A regular dental check-up can reveal a lot more than just the state of your oral health. It can uncover hidden issues with your bones, heart, blood sugar, and digestion. Certain warning signs can be found in the mouth, making it essential to visit the dentist for your overall wellbeing. Eating disorders such as anorexia and bulimia can lead to malnutrition, and patients with these conditions may have bleeding gums or dry mouths.
Bulimia in particular can cause dental erosion due to stomach acids, which can severely damage the tooth enamel and have a negative impact on the body as a whole. Heavy drinkers are also prone to dry mouth and tooth decay, as alcohol is high in sugar and reduces saliva production. It is well known that alcohol abuse is detrimental to health. Around half of pregnant women develop gingivitis, while a smaller percentage may develop a pyogenic granuloma or pregnancy tumor on the gum. Some pregnant women may need more frequent dental care, and toothaches and tenderness can be a sign of pregnancy.
However, this symptom alone will not be enough for the dentist to determine if you are pregnant. Therefore, it is important to inform your dentist if you are expecting. X-rays and certain treatments may not be safe during pregnancy, so it is important to let your dentist know. The dentist can also identify anemia if there is a loss of color in the tongue, gums, or other areas of the mouth. It is essential to be honest with your dentist and all members of your healthcare team.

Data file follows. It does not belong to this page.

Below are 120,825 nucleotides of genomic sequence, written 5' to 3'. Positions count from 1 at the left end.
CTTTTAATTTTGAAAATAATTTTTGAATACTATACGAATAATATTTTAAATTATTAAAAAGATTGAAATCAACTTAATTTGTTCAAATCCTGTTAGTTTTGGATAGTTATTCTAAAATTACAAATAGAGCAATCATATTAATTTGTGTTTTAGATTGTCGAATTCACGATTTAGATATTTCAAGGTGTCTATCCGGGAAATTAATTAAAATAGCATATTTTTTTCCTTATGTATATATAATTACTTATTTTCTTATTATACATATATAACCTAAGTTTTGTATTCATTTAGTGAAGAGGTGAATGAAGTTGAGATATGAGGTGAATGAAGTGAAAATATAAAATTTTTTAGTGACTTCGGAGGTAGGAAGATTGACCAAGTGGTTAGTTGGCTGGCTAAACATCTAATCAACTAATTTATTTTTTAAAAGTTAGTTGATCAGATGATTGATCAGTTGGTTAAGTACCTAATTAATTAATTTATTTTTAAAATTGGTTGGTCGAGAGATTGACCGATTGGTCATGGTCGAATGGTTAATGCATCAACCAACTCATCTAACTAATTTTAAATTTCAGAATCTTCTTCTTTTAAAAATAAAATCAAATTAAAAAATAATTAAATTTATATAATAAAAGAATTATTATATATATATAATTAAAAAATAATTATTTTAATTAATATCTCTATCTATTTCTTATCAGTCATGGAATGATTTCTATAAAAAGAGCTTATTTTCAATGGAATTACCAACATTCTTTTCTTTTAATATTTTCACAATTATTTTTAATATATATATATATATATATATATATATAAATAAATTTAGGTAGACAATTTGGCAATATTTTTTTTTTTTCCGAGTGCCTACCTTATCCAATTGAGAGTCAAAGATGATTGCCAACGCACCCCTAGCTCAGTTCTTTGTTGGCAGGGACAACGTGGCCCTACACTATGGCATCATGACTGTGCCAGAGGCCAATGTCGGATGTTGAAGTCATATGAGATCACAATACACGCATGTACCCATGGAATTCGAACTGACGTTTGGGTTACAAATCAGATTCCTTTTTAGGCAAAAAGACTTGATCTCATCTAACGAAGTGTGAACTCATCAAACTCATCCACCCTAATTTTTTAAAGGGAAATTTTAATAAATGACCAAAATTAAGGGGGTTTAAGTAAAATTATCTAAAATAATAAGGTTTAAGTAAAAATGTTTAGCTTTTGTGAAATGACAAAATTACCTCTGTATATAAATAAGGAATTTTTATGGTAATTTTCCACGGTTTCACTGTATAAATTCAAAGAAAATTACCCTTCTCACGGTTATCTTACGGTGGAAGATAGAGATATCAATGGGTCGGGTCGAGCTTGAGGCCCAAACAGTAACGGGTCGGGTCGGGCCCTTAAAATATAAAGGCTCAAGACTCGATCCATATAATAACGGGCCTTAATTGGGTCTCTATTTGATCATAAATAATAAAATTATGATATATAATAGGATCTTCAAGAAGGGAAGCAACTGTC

Shawn Adibi, DDS, associate professor in the department of general medicine and dental public health at the University of Texas at Houston states that dentists understand this. Stuart Forum, president of the American Academy of Periodontists (dentists who specialize in gum disease) and practicing periodontist in Manhattan adds that dentists will often ask questions about your general health and habits. If your body is not getting the right nutrients or if you have an eating disorder such as bulimia, your dentist may detect signs of mouth problems before your doctor can diagnose them. Dietary changes or supplements can help treat anemia once it has been identified by your dentist. If you are honest about your flossing habits with your dentist, they may be able to save your life; however, if you lie, you could undergo unnecessary tests (and worry) for no reason.